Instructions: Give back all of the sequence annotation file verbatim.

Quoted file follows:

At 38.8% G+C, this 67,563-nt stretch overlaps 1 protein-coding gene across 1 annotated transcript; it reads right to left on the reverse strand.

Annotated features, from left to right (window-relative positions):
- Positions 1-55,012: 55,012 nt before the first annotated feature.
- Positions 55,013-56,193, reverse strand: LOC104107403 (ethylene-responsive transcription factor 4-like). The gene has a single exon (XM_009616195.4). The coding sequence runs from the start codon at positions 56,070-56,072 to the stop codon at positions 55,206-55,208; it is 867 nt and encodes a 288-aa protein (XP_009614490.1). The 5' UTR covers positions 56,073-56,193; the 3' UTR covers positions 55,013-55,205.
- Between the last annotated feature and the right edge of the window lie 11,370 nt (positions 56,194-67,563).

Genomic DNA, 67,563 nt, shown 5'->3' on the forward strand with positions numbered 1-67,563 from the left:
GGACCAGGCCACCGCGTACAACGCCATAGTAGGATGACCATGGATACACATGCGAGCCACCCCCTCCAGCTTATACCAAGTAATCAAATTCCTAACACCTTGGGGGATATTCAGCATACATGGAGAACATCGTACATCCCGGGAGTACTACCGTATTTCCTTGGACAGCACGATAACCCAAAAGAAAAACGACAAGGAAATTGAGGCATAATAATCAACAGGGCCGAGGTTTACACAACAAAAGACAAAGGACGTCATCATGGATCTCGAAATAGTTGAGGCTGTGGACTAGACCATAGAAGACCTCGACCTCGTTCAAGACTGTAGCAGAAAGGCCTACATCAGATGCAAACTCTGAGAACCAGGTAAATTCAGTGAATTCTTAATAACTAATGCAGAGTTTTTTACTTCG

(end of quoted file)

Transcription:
At 38.8% G+C, this 67,563-nt stretch overlaps 1 protein-coding gene across 1 annotated transcript; it reads right to left on the reverse strand.

Annotated features, from left to right (window-relative positions):
- Positions 1-55,012: 55,012 nt before the first annotated feature.
- Positions 55,013-56,193, reverse strand: LOC104107403 (ethylene-responsive transcription factor 4-like). The gene has a single exon (XM_009616195.4). The coding sequence runs from the start codon at positions 56,070-56,072 to the stop codon at positions 55,206-55,208; it is 867 nt and encodes a 288-aa protein (XP_009614490.1). The 5' UTR covers positions 56,073-56,193; the 3' UTR covers positions 55,013-55,205.
- Between the last annotated feature and the right edge of the window lie 11,370 nt (positions 56,194-67,563).

Genomic DNA, 67,563 nt, shown 5'->3' on the forward strand with positions numbered 1-67,563 from the left:
GGACCAGGCCACCGCGTACAACGCCATAGTAGGATGACCATGGATACACATGCGAGCCACCCCCTCCAGCTTATACCAAGTAATCAAATTCCTAACACCTTGGGGGATATTCAGCATACATGGAGAACATCGTACATCCCGGGAGTACTACCGTATTTCCTTGGACAGCACGATAACCCAAAAGAAAAACGACAAGGAAATTGAGGCATAATAATCAACAGGGCCGAGGTTTACACAACAAAAGACAAAGGACGTCATCATGGATCTCGAAATAGTTGAGGCTGTGGACTAGACCATAGAAGACCTCGACCTCGTTCAAGACTGTAGCAGAAAGGCCTACATCAGATGCAAACTCTGAGAACCAGGTAAATTCAGTGAATTCTTAATAACTAATGCAGAGTTTTTTACTTCG